Presented with the World Science Festival as part of its 10th anniversary season and produced by MAPP International Productions. A visceral and visual performative collision of the human body and water, born of the concern that as global sea levels rise, flooding and drought will become the central issues of the 21st century.
Sited in public space, Holoscenes features a totemic aquarium-like sculpture filled and drained by a custom hydraulic system, capable of flooding the aquarium with twelve tons of water in as little as 45 seconds.
The flooding aquarium is inhabited by a rotating cast of performers conducting everyday behaviors — e.g. selling fruit, getting dressed, reading a paper, tuning a guitar — sourced from collaborators across the planet. The performance features four performers presenting seven choreographies, in shifts lasting 30 to 45 minutes each. Each performance runs five hours, generally spanning sunset.
Holoscenes weaves the unraveling story of water — the rising seas, melting glaciers, intensifying floods and droughts — into the patterns of the everyday. The ebb and flow of water and resulting transfiguration of human behavior offers an elemental portrait of our collective myopia, persistence, and, for both better and worse, adaptation.
Civilization has evolved primarily within the geologic epoch of the Holocene, the era since the last ice age approximately twelve thousand years ago. However, there is debate as to whether we have already entered the Anthropocene — a period initiated by the industrial revolution and characterized by man’s impact on the earth over these few dozen decades at a scale previously measured only in the thousands of years. The projected rise of sea level is central to this dramatic shift in the biosphere, foreshadowed by receding glaciers, melting polar ice caps, and the countless catastrophic floods of recent memory. The development of Holoscenes has been informed by a broad spectrum of issues critical to a consideration of climate change, including those surrounding water; climate data, paleontology, and modeling; and the social and cognitive evolution of human capacities for decision-making, long-term thinking, and empathy. Research in these areas has been supported by a science advisory team and the arts/climate consortium PositiveFeedbackUSA.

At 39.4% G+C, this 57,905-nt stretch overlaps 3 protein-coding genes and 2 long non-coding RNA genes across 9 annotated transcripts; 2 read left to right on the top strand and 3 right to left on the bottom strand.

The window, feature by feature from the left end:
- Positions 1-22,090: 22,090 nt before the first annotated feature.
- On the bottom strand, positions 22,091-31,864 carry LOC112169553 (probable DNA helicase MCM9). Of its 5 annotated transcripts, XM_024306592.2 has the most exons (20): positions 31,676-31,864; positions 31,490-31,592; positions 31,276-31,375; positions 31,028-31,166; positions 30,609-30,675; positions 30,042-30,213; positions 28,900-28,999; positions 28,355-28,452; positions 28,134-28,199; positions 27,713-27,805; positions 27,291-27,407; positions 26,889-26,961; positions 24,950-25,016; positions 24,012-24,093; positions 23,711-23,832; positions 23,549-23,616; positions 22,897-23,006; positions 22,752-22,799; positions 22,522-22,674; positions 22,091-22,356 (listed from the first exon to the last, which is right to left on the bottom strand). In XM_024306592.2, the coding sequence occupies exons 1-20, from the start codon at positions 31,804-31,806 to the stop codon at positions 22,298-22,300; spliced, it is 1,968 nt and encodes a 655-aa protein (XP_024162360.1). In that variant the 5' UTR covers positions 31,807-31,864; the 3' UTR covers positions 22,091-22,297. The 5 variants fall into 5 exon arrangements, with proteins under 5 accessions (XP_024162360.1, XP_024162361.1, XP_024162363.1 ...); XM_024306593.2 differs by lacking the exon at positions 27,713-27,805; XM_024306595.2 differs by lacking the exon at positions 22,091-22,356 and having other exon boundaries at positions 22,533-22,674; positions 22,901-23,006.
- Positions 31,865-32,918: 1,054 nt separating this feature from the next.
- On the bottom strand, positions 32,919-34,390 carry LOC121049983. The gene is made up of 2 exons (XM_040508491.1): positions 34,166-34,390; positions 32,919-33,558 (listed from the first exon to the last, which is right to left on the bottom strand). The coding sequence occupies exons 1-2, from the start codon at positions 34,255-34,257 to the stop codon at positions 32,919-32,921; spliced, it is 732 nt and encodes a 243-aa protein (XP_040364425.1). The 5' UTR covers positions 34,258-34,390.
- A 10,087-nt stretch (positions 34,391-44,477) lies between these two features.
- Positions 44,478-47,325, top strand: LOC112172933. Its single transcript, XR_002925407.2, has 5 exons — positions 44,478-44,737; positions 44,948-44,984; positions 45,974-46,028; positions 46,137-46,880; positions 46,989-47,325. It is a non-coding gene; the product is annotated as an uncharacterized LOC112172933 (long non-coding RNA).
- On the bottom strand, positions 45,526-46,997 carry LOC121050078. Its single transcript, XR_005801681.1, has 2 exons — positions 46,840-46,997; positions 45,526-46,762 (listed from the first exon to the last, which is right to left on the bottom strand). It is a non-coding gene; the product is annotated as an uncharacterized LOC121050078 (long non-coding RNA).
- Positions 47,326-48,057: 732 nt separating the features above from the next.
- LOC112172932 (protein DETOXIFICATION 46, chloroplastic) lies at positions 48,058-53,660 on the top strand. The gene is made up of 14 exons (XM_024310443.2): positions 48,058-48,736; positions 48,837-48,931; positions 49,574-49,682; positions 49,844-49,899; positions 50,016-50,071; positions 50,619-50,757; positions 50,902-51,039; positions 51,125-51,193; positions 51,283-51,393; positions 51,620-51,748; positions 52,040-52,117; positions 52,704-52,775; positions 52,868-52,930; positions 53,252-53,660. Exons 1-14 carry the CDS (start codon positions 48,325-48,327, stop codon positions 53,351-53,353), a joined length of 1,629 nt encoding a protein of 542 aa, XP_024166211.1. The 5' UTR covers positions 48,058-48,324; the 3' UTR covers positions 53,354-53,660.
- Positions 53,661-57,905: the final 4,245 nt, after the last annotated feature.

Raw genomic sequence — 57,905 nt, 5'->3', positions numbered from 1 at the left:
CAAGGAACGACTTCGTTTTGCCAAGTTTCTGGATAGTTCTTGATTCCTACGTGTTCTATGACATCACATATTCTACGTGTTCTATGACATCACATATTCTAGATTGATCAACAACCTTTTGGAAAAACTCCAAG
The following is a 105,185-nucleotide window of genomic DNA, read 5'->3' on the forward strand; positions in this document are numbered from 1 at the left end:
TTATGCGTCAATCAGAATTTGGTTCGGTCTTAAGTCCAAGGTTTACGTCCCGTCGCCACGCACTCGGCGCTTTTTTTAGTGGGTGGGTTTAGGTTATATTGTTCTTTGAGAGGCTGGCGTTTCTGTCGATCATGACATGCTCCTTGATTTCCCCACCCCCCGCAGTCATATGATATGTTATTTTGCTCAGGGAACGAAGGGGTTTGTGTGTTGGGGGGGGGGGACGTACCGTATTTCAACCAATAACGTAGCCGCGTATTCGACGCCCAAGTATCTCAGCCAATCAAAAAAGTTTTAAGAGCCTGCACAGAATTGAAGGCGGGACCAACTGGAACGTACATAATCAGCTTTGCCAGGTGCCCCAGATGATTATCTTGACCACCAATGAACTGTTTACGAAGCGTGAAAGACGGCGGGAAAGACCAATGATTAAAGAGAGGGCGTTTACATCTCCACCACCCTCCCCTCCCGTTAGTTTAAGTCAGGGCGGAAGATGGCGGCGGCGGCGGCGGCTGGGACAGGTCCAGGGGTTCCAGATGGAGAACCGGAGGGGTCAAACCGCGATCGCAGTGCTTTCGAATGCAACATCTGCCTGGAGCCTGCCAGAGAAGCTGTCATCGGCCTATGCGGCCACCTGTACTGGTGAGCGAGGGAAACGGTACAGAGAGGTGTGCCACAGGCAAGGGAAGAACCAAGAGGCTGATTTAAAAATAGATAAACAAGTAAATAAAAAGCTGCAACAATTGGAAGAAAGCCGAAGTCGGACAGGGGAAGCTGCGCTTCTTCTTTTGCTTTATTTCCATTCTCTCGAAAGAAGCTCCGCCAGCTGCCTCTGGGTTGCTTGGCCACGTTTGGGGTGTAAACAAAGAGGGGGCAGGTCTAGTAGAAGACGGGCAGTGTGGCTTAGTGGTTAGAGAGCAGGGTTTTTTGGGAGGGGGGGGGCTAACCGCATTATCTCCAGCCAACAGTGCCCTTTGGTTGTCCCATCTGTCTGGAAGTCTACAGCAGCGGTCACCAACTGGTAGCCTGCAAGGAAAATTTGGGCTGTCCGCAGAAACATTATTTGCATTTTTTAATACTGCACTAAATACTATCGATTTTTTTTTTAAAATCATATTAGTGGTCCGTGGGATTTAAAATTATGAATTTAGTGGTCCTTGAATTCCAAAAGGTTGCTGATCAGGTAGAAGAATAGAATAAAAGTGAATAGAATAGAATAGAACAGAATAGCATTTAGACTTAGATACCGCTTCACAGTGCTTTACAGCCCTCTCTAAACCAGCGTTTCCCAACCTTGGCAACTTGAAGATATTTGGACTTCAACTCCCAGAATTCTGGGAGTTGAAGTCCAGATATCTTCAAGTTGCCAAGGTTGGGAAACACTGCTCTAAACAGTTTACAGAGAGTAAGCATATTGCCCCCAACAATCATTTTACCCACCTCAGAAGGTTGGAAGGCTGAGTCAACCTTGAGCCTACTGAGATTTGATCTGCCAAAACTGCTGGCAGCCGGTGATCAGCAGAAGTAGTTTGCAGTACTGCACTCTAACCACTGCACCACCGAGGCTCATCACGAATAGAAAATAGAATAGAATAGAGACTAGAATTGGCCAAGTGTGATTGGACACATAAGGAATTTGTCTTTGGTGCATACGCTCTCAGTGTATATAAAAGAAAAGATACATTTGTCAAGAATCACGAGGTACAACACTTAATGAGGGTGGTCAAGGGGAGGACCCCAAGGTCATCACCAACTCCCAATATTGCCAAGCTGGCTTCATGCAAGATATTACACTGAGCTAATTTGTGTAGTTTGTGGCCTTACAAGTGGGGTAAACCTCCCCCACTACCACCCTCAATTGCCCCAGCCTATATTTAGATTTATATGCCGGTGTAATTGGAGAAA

Holoscenes premiered at Toronto Nuit Blanche in 2014 and has since been presented at The John and Mable Ringling Museum of Art on the Gulf of Mexico (2015), downtown during Art Basel Miami Beach (2015), central London during London’s Burning (2016), and on NYU Abu Dhabi campus (2016).